I was invited to an open mic night last weekend to read some poetry as part of an all day festival. I suppose I should have made more enquiries as to how many people were attending and how many had agreed to stand up and read poetry. It’s not that I’ve not done this sort of thing before, but it’s nice to know what sort of audience you are going to be faced with; and with that knowledge, select the type of poetry you are going to read.
As it turned out, I was one of only five who had signed up to read, and, having been introduced to the organiser and others taking part, it then left it far too late for me to back out. The event went well and I think the few poems I read were fairly well received. But in future I shall ensure I find out a little more about what is involved before I commit.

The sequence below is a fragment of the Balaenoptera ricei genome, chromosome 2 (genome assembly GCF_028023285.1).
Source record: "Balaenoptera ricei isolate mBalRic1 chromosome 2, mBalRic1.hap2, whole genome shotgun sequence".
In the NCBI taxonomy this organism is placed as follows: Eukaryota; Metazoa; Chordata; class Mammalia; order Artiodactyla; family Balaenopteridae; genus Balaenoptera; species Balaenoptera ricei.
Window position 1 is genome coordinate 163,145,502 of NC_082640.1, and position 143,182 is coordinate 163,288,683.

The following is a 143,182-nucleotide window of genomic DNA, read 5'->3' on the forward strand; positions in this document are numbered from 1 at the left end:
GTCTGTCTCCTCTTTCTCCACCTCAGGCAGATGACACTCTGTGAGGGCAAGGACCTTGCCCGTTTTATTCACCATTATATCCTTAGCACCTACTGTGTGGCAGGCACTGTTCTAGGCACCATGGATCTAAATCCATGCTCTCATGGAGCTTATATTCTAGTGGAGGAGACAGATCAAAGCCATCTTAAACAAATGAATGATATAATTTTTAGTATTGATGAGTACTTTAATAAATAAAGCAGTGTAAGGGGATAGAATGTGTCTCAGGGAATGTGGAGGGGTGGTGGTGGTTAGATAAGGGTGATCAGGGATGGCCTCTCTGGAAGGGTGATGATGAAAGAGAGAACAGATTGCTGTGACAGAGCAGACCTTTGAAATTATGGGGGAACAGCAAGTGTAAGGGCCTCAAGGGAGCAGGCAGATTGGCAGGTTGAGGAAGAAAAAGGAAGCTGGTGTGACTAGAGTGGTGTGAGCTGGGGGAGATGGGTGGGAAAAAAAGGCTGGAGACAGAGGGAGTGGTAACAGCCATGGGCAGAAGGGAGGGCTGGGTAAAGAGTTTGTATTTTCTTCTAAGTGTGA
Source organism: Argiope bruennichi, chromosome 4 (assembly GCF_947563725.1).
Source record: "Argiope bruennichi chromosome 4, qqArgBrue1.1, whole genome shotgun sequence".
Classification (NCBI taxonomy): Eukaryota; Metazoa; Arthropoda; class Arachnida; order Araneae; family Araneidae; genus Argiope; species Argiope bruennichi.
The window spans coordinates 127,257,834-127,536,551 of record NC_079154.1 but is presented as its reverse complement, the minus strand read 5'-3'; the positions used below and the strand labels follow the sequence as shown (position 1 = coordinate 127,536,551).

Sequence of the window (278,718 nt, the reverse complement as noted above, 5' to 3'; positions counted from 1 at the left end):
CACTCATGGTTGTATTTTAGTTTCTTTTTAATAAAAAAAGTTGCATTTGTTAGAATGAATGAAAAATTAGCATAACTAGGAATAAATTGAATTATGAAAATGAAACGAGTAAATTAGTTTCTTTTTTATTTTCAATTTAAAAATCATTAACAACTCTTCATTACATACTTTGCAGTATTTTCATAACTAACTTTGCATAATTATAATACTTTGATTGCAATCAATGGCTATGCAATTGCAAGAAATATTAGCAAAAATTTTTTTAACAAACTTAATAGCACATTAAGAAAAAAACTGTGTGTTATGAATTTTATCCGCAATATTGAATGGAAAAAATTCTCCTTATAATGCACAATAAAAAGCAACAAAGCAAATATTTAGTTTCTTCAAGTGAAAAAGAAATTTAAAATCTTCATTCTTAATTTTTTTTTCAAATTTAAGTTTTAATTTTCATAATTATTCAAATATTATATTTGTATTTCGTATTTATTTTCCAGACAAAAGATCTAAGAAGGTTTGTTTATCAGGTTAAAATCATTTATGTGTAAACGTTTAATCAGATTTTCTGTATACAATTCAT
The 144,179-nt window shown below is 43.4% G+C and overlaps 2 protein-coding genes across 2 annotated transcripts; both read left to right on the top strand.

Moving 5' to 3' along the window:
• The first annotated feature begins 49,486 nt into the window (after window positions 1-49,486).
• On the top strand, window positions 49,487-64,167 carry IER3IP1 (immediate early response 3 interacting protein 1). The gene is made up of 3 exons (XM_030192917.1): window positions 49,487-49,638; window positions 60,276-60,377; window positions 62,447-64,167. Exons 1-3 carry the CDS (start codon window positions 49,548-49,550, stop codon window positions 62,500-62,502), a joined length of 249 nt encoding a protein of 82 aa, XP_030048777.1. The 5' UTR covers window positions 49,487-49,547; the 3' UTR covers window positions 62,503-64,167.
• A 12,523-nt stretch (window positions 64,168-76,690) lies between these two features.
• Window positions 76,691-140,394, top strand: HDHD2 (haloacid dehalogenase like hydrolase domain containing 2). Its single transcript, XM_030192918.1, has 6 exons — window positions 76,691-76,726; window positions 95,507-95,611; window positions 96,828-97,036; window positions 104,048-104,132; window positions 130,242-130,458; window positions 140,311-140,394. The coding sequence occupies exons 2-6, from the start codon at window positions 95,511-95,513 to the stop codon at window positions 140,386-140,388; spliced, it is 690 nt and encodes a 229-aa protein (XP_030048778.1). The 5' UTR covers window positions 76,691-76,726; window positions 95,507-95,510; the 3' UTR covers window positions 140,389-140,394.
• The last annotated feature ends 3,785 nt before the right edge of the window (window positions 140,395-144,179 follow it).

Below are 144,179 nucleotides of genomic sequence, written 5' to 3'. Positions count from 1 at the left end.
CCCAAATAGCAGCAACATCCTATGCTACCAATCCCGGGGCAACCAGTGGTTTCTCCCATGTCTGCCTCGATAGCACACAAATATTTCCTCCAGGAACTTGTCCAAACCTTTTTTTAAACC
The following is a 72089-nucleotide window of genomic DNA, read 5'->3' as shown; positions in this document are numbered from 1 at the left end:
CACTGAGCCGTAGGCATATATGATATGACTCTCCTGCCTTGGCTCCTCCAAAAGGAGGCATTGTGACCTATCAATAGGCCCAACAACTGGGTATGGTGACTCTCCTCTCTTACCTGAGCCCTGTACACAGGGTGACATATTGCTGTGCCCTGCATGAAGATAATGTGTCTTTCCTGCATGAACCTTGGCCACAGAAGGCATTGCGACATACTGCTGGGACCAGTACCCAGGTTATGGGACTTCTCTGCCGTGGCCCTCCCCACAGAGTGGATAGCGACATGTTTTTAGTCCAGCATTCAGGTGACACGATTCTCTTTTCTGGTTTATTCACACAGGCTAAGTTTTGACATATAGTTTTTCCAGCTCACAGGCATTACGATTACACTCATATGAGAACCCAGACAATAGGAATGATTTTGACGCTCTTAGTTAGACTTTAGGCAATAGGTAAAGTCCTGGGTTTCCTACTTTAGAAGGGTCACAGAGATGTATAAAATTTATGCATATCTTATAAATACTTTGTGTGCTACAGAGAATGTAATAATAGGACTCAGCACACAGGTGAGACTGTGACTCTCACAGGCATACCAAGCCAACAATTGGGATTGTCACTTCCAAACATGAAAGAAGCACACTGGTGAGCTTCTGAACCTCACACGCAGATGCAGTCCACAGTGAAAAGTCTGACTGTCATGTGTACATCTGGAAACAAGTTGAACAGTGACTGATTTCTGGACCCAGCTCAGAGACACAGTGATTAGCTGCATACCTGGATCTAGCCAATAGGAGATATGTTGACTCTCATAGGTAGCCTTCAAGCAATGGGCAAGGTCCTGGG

Anyhow, the first poem I chose was one I may have posted on this blog in the past, but which I have rewritten and expanded a little.
I’ve lived many years in this neighbourhood
and I wear it darkly, tightly
over my ears to quiet the arguments,
pulled low to keep me to myself.
I sleep in my neighbourhood for safety
behind four sealed walls of solitude,
a comfort from coldness.
My neighbourhood is a mix of fabrics:
real or imagined, most from overseas,
but all I can afford. Shrinking with time,
parched in wordless bigotry, this space
encloses me as a succubus would.
My will is worthless.
A terse postscript to unrequited ambition.
My neighbourhood has gathered grime
over time, and I fear the future.
Doors would open and close
with symmetrical insincerity,
offering glimpses of life’s GIFs.
A half century of ‘what ifs’ and ‘if only’:
mantra of all those lonely souls.
This neighbourhood now shows its age,
threadbare, see-through skin
and a thinly disguised idea
of what it once was or tried to be.
Change lifts print from the page,
where white space cannot restore
or replace the past.
© Wally Smith 2019